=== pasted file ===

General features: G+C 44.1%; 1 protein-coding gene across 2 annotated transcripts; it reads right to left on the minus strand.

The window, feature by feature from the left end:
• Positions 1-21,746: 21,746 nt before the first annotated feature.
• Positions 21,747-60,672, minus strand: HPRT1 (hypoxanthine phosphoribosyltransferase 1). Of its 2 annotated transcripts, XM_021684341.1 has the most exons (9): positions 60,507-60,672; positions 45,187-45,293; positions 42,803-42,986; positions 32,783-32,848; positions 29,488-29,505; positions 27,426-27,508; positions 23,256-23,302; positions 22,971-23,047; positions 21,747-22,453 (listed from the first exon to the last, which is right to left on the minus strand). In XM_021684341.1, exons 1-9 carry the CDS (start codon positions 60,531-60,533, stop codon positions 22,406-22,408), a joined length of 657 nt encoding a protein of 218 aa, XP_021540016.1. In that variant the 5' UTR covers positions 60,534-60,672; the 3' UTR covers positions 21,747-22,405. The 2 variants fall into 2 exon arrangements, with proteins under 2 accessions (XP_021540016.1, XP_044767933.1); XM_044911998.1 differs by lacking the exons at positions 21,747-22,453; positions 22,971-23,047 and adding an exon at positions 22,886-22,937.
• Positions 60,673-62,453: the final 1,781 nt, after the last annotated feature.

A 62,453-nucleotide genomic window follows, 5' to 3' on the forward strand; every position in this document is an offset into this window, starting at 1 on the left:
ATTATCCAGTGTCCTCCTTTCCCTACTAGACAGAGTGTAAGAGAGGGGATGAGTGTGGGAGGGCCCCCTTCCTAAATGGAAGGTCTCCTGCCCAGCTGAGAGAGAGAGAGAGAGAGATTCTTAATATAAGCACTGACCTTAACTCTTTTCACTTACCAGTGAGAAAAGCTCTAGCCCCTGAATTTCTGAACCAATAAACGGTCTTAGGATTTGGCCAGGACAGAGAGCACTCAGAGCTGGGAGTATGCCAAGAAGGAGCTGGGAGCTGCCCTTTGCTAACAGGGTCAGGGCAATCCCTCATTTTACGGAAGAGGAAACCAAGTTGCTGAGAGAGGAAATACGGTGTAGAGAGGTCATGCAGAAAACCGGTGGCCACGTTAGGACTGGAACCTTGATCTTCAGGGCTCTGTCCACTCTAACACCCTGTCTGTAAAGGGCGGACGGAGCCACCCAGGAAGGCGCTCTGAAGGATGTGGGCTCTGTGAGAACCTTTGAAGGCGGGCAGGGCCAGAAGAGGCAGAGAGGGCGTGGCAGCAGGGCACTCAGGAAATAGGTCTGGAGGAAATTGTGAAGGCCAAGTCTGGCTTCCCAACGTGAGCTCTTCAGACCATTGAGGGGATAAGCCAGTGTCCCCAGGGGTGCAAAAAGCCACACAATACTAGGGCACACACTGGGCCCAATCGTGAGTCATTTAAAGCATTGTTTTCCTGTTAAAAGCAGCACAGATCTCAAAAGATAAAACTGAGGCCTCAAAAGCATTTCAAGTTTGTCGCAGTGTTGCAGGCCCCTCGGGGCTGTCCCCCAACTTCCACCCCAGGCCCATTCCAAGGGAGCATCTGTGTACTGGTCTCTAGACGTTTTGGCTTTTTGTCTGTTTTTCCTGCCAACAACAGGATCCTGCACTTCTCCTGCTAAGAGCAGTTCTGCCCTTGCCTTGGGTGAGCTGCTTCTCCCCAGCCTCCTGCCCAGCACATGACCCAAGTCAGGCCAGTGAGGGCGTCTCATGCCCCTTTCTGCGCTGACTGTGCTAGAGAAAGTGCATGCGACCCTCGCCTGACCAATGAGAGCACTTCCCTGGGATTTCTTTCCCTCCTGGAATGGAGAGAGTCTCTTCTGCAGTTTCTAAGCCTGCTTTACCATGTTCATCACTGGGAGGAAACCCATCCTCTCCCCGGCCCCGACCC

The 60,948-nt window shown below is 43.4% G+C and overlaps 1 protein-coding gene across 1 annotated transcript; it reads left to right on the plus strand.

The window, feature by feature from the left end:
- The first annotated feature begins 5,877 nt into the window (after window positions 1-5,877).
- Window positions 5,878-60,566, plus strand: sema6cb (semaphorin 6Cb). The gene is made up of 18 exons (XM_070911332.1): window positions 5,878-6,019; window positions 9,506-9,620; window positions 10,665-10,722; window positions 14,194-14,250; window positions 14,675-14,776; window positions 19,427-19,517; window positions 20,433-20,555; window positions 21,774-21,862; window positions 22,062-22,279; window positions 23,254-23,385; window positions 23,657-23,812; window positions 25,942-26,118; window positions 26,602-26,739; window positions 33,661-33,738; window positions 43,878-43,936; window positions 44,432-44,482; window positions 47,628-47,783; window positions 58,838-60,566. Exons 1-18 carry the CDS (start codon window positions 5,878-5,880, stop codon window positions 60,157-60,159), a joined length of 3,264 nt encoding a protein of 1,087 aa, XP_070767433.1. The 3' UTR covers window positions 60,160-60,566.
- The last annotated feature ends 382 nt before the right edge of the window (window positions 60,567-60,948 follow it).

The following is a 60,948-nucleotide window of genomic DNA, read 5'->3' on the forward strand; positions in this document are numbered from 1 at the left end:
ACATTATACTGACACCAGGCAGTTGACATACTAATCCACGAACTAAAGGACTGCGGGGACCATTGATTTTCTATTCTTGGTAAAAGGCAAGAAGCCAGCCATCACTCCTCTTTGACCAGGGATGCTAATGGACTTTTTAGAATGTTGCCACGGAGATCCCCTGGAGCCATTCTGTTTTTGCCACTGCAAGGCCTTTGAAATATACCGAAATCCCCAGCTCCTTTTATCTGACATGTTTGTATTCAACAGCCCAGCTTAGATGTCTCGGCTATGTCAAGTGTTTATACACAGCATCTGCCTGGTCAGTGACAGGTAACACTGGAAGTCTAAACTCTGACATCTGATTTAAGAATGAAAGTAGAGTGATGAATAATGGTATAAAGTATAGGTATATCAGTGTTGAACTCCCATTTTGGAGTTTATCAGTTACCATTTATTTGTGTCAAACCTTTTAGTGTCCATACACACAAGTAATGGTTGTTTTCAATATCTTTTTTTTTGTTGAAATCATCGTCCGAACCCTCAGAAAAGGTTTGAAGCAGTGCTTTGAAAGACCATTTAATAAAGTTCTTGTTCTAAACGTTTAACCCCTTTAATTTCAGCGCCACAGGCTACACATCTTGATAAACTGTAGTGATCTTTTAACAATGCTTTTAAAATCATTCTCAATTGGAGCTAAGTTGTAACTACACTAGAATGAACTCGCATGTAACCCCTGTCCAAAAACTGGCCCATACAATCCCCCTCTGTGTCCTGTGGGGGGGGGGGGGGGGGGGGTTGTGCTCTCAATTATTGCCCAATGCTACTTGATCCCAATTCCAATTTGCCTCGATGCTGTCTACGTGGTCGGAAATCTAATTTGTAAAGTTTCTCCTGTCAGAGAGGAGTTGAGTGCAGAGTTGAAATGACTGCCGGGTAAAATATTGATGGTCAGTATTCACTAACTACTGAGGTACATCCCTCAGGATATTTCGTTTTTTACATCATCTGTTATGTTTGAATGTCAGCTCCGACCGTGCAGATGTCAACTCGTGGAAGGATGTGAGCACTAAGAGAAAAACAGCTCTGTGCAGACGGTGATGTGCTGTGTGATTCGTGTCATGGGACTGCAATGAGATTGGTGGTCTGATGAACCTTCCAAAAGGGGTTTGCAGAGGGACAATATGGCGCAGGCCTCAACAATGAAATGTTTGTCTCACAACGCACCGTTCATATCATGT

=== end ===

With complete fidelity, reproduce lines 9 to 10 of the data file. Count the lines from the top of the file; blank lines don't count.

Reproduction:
The window, feature by feature from the left end:
- The first annotated feature begins 5,877 nt into the window (after window positions 1-5,877).